The infantry left its positions and attacked, but there was something wrong with the fusiliers. The Panzer Regiment GD and the panther brigade were supposed to attack with them, however they had the misfortune to drive into a minefield which had escaped notice until then–and then even before reaching the bolshevik trenches! It was enough to make one sick. Soldiers and officers alike feared that the entire affair was going to pot. The tanks were stuck fast, some bogged down to the tops of their tracks, and to make matters worse the enemy was firing at them with antitank rifles, antitank guns, and artillery. Tremendous confusion breaks out. The fusiliers advance without the tanks–what can they do? The tanks do not follow. Scarcely does the enemy notice the precarious situation of the fusiliers when he launches a counterattack supported by numerous close support aircraft. The purely infantry companies of III Panzer-Fusilier Regiment GD, or the 11th, 12th, and 13th Companies, walked straight into ruin. Even the heavy company suffered 50 killed and wounded in a few hours. Pioneers were moved up immediately and they began clearing a path through the mine-infested terrain. Ten more hours had to pass before the first tanks and self-propelled guns got through and reached the infantry.

Glantz, The Battle of Kursk, p. 96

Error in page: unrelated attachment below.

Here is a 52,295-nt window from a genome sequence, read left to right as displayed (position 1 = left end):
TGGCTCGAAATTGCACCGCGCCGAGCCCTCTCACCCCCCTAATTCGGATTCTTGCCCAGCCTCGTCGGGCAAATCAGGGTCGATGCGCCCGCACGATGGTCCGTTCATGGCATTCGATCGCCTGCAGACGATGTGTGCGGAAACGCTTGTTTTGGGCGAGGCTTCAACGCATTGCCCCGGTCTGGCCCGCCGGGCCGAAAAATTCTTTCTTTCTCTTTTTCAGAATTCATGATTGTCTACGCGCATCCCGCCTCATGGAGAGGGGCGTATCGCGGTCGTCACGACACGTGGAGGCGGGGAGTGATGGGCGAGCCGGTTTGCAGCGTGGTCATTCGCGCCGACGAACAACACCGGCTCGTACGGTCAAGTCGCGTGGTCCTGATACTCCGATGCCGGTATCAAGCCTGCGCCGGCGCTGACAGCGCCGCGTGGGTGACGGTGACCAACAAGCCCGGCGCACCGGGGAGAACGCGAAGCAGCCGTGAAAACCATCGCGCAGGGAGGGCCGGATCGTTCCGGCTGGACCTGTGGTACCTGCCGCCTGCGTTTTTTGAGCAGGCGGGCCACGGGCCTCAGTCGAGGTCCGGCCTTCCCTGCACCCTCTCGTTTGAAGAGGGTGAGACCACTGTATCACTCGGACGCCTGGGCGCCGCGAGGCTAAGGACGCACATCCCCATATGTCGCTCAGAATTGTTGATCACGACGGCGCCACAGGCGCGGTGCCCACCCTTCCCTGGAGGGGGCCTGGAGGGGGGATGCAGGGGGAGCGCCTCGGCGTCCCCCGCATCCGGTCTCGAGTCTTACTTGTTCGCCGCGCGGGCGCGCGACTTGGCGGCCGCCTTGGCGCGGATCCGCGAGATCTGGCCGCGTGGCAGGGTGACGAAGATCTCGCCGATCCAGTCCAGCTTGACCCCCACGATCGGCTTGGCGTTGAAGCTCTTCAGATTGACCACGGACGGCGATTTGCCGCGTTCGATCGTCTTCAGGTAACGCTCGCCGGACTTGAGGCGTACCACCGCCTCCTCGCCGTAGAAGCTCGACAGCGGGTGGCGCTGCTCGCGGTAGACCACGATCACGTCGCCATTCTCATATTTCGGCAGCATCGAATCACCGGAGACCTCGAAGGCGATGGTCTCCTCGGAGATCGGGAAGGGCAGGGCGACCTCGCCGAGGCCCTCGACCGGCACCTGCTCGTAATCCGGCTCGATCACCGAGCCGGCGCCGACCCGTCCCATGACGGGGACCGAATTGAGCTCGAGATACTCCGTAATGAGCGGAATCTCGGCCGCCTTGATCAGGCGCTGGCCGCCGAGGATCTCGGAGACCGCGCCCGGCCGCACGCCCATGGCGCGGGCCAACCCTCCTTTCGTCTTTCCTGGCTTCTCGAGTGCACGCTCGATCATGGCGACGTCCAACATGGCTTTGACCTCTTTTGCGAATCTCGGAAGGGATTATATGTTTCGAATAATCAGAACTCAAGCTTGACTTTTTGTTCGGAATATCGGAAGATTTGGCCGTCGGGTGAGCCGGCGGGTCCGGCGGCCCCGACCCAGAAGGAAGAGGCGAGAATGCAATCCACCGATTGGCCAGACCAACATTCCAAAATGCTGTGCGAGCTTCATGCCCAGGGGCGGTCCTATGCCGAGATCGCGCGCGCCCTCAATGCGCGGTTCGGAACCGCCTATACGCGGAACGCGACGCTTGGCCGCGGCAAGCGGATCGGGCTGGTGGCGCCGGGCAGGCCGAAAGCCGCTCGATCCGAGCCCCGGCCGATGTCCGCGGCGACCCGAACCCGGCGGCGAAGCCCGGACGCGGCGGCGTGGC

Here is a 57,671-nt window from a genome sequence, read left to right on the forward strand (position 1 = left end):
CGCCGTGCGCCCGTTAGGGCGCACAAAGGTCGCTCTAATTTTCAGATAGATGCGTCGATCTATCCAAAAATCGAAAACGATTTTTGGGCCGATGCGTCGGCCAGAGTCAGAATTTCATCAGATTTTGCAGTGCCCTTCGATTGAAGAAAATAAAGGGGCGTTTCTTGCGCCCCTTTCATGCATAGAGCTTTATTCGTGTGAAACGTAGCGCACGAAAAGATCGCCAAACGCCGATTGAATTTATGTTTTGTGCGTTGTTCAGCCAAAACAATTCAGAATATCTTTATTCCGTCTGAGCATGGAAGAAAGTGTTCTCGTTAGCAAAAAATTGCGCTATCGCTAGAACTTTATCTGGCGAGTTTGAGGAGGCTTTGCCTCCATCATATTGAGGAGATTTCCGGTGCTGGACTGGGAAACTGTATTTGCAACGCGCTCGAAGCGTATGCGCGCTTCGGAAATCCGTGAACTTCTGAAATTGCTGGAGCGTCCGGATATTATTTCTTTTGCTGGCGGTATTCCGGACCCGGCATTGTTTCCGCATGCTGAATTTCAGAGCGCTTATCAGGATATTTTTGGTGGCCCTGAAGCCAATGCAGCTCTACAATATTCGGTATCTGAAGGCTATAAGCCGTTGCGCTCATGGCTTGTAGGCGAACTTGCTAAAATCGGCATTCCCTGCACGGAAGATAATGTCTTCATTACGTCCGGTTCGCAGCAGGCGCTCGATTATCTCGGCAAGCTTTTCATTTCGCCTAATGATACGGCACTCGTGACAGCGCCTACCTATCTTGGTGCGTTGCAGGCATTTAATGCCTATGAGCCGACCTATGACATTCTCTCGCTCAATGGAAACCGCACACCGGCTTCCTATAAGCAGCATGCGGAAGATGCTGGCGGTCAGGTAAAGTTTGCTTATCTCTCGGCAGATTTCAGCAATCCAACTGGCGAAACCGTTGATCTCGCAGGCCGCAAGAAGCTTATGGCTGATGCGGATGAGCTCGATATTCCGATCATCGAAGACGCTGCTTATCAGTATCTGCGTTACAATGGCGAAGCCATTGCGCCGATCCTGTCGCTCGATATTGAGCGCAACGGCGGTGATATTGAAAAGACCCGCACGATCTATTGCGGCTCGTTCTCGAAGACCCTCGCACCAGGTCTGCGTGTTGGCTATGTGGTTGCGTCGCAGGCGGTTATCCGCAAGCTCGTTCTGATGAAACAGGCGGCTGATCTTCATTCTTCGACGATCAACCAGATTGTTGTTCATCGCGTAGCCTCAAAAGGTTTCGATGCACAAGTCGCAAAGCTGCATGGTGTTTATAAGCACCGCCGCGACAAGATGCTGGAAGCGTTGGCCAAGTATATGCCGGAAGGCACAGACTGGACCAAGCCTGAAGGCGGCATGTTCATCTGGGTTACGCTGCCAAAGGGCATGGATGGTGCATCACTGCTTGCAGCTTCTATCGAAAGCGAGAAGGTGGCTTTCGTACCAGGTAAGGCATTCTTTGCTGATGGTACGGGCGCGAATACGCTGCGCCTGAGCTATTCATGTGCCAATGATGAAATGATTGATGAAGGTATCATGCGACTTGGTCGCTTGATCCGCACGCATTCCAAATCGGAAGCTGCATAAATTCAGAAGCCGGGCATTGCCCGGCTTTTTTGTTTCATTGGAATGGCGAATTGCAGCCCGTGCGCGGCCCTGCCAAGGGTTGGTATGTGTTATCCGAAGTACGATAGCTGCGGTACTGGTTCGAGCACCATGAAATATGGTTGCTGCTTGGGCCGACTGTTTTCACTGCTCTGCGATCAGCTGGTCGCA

Honestly, this sounds like a scenario I expect to find in Advanced Squad Leader (Multi-Man Publishing) or PanzerGrenadier (Avalanche Press), not Storms of Steel.

Scenarios

I decided to list all the scenarios I have onhand before I read about the actual battles. This way I could “be on the lookout” for the given battle and get a sense of how “historically accurate” the scenario may be or if it is more “representative;” i.e. possibly sacrificing realism for playability. As I reviewed my wargame holdings I was actually very surprised to see just how many scenarios I have that touch on the Battle of Kursk. Sure, with a title like Conflict of Heroes: Storms of Steel – Kursk, 1943 I expected that one to have scenarios but I was surprised at just how many I hold elsewhere. As a matter of fact, in addition to the 17 scenarios in Storms of Steel, I have a further 10 elsewhere.

That said, of the 27 Kursk-related scenarios in hand, only two (2) take place on the iconic day of July 12:

  • Blood & Thunder Scenario 20: Armored Melee – Prokhorovka (south of Kursk). As the II SS Panzer Corps seems poised for a breakthrough, 5th Guards Tank Army is committed to throw it back, and the result is the largest tank melee of the war. In the center of the fight, at the gates of the key road junction of Prokhorovka, the spearhead of the SS Liebstandarte Adolf Hitler Division collides with the Soviet 170th and 181st Tank Brigades of the 18th Tank Corps.
  • Panzer Expansion #2 Scenario 18: Beginning of the End: Kursk, 12 July 1943 – After rolling over the Soviet 6th Tank Corps, the 3rd Panzer Division moved into a defensive position on the western flank of the Grossdeutschland Panzergrenadier Division. At the same time, the Soviet 1st Tank and 6th Guards Armies were advancing to cut off the German forces advancing on Prokhorovka. At daybreak on 12 July, the Soviet 10th Tank Corps moved out against the 3rd Panzer Division’s positions in the Bereavka area. Throughout the day, the German forces were forced to fall back. Even after launching a series of counterattacks, they were not able to regain any of the lost ground. By the end of the day, the Soviet forces had advanced well over 14km, threatening to turn the flank of the entire XLVIII Panzer Corps.